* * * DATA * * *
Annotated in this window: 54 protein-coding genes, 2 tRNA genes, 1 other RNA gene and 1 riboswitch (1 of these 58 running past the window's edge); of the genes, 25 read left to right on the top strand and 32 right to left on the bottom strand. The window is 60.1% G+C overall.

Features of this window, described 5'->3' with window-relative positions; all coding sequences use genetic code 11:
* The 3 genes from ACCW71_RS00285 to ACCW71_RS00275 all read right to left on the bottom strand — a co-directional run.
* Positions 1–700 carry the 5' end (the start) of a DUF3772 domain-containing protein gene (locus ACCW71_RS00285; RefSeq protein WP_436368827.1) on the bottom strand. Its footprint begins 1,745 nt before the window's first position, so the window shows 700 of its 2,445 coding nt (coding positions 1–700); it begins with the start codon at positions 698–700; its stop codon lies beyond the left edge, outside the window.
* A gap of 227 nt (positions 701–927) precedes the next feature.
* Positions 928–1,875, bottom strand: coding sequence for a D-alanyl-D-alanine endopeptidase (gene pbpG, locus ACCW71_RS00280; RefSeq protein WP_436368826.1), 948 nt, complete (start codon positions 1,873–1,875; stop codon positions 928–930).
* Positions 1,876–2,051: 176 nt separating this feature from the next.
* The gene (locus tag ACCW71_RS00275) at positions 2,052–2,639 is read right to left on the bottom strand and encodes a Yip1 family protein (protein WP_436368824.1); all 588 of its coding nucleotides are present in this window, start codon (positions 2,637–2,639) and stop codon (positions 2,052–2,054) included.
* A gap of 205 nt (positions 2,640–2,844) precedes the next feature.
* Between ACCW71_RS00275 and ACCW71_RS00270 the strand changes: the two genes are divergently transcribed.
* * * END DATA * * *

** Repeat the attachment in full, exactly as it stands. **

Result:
Annotated in this window: 54 protein-coding genes, 2 tRNA genes, 1 other RNA gene and 1 riboswitch (1 of these 58 running past the window's edge); of the genes, 25 read left to right on the top strand and 32 right to left on the bottom strand. The window is 60.1% G+C overall.

Features of this window, described 5'->3' with window-relative positions; all coding sequences use genetic code 11:
* The 3 genes from ACCW71_RS00285 to ACCW71_RS00275 all read right to left on the bottom strand — a co-directional run.
* Positions 1–700 carry the 5' end (the start) of a DUF3772 domain-containing protein gene (locus ACCW71_RS00285; RefSeq protein WP_436368827.1) on the bottom strand. Its footprint begins 1,745 nt before the window's first position, so the window shows 700 of its 2,445 coding nt (coding positions 1–700); it begins with the start codon at positions 698–700; its stop codon lies beyond the left edge, outside the window.
* A gap of 227 nt (positions 701–927) precedes the next feature.
* Positions 928–1,875, bottom strand: coding sequence for a D-alanyl-D-alanine endopeptidase (gene pbpG, locus ACCW71_RS00280; RefSeq protein WP_436368826.1), 948 nt, complete (start codon positions 1,873–1,875; stop codon positions 928–930).
* Positions 1,876–2,051: 176 nt separating this feature from the next.
* The gene (locus tag ACCW71_RS00275) at positions 2,052–2,639 is read right to left on the bottom strand and encodes a Yip1 family protein (protein WP_436368824.1); all 588 of its coding nucleotides are present in this window, start codon (positions 2,637–2,639) and stop codon (positions 2,052–2,054) included.
* A gap of 205 nt (positions 2,640–2,844) precedes the next feature.
* Between ACCW71_RS00275 and ACCW71_RS00270 the strand changes: the two genes are divergently transcribed.